Tempting to label this, Pallot’s fifth album since her 2001 debut Dear Frustrated Superstar, as something of an about-face, but that would be some disservice to her brimming back catalogue. While popular perception casts her as a singer songwriter in the classic mould, she’s savvy enough to not let being able to, huh, play the piano and sing in tune at the same time distract her from the ‘What does this do..?’ button. Hence, while her eventual breakthrough in 2006 with the 100,000 UK sales for Fires was sparked partly by the soaring ballad ‘Sophia’, it was the keen-eyed polemic of ‘Everybody’s Gone To War’ that nudged it towards the top of the album charts. Subsequent releases have signalled an undimming hunger to explore and to tinker with her skewed aesthetic, culminating in 2011’s Year Of The Wolf: a cool reworking of 70s MOR shapes and, aided by the production hand of Bernard Butler, home to her best songs to date.
So, where next for Pallot? How about a sharp left turn into beats, a more production-led sound overall and a lyrical imperative that swaps much of her close-up and personal dissection of relationships and behaviour for a broader and more storied worldview? The Sound And The Fury makes good on its title. Here’s an album that really shouldn’t be judged by its cover: a Rothko-esque design whose content is a world away from abstraction and vague fancies. Opener ‘There Is A Drum’ signals the shift: guitar all delta twang, beats crisp and processed, the atmosphere Southern backwoods swamp via Kate Bush’s ‘The Dreaming’. This drum “beats to the end of time / And from the silence comes just one sound…” It’s a doomy litany and Pallot’s singing style is tweaked to match: a near-slur, the diction dirtied up.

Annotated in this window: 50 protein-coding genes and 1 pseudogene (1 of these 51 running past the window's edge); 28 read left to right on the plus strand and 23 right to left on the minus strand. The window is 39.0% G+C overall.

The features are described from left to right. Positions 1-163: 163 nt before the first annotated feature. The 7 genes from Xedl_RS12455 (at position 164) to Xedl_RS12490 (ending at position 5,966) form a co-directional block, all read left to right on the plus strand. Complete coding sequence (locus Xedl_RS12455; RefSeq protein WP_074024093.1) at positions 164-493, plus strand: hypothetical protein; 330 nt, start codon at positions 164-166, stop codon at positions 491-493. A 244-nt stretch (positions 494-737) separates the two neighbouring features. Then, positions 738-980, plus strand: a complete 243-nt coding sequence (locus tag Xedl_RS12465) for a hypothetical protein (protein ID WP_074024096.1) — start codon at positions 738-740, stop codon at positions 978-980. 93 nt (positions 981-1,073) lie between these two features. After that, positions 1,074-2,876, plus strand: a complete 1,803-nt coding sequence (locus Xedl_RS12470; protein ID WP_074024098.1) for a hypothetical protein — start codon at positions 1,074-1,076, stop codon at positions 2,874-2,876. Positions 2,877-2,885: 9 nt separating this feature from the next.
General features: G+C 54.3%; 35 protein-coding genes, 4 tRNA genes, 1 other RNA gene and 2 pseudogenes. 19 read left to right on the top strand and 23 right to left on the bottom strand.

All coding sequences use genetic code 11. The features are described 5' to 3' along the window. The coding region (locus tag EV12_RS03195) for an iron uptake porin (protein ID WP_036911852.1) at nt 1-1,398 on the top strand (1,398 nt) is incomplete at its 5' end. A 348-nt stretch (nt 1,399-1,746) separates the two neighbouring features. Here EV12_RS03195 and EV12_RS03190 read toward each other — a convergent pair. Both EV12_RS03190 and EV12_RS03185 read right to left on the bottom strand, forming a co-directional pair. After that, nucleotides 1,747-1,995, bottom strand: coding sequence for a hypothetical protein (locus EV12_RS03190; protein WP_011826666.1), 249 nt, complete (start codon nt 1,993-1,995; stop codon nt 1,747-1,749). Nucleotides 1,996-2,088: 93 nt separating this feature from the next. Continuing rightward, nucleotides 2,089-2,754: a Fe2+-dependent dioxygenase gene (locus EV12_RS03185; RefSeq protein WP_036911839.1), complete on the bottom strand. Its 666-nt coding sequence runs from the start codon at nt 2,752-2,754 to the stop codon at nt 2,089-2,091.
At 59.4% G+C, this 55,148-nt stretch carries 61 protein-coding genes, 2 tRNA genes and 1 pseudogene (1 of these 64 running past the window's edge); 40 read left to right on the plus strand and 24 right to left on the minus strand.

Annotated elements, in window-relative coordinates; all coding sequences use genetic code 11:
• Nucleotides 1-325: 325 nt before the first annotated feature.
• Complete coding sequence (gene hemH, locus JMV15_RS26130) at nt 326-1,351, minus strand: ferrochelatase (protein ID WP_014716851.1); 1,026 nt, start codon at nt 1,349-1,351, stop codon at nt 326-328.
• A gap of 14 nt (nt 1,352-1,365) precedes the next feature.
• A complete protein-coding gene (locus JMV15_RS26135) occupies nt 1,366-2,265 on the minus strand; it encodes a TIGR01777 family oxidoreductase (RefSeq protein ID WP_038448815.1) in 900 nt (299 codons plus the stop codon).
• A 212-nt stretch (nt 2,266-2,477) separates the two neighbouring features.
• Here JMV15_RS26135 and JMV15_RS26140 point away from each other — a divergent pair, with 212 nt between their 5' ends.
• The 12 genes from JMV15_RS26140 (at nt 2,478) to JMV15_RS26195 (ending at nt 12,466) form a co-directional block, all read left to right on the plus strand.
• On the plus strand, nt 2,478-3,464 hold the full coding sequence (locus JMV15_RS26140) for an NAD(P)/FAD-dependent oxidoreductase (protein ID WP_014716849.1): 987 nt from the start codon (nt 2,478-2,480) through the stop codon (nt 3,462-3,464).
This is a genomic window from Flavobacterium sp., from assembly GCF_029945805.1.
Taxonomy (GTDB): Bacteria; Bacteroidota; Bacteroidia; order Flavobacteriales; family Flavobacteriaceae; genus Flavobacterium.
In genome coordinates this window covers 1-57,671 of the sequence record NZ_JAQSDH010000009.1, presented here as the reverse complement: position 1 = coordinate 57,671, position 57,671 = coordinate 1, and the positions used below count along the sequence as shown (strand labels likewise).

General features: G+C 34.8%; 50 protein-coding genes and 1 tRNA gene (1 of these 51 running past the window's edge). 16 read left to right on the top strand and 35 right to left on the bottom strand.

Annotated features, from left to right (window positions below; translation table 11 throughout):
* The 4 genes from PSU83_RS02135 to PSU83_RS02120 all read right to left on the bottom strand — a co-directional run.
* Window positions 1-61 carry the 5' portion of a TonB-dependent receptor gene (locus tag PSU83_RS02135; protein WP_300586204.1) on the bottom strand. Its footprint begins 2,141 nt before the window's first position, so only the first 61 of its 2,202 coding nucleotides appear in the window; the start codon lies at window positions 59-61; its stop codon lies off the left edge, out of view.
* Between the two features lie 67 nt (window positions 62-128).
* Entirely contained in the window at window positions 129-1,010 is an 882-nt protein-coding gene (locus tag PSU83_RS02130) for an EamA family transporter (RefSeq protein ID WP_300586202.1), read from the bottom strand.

‘If I Had A Girl’ is a scraping, scratchy alarm – a feminist anthem but a million miles away from Feminist Anthem. “If I had a girl, I would tell her this / Don’t take no shit off no lord and master.” Pallot, a seasoned campaigner for women’s rights knows better than to hector. Hence the line: “You think we’re done, we’ve only just begun / The one thing you see, there ain’t no dicks on Page 3.”
Elsewhere, ‘Rousseau’ models booming house beats and ‘The Road’ introduces rythmns from the Souk and drone backing to match. ‘Boy On The Bus’ feels more immediately typical but by the time it slips in a middle eight lifted from mid-70s Pink Floyd, all bets are off. This is Nerina Pallot from a new angle, a bleak dissection of city living, a sidelong glance at the urban underbelly. You want to look away. “Sweet defeat, I wanna leave the city so bad,” she laments. One of her very best songs, you ponder her creative future as she starts to document the world and its injustices with an increasingly steady eye.
There is much to match the album’s highlight– the stirring aspiration of ‘Big White House’, the stark and fragile ‘Ain’t Got Anything Left’ – but nothing to top it. No matter, for The Sound And The Fury is compelling throughout: a stepping off point, you suspect, for Nerina Pallot Pt II. In how it debunks much of her previous methodology, it’s a triumph of courage and endeavour. In how it hungrily uncovers new sounds, unearths new (largely minimal) arrangements and looks at the world in, for Pallot, new and intriguing ways, it emerges as her most important album since her debut. No one does the cocktail dress/solo piano/cut glass vocals thing quite like her, but that’s just one facet of her increasingly rangy presentation and The Sound And The Fury takes gleeful, measured delight in hurling a molatov at your lazy preconceptions.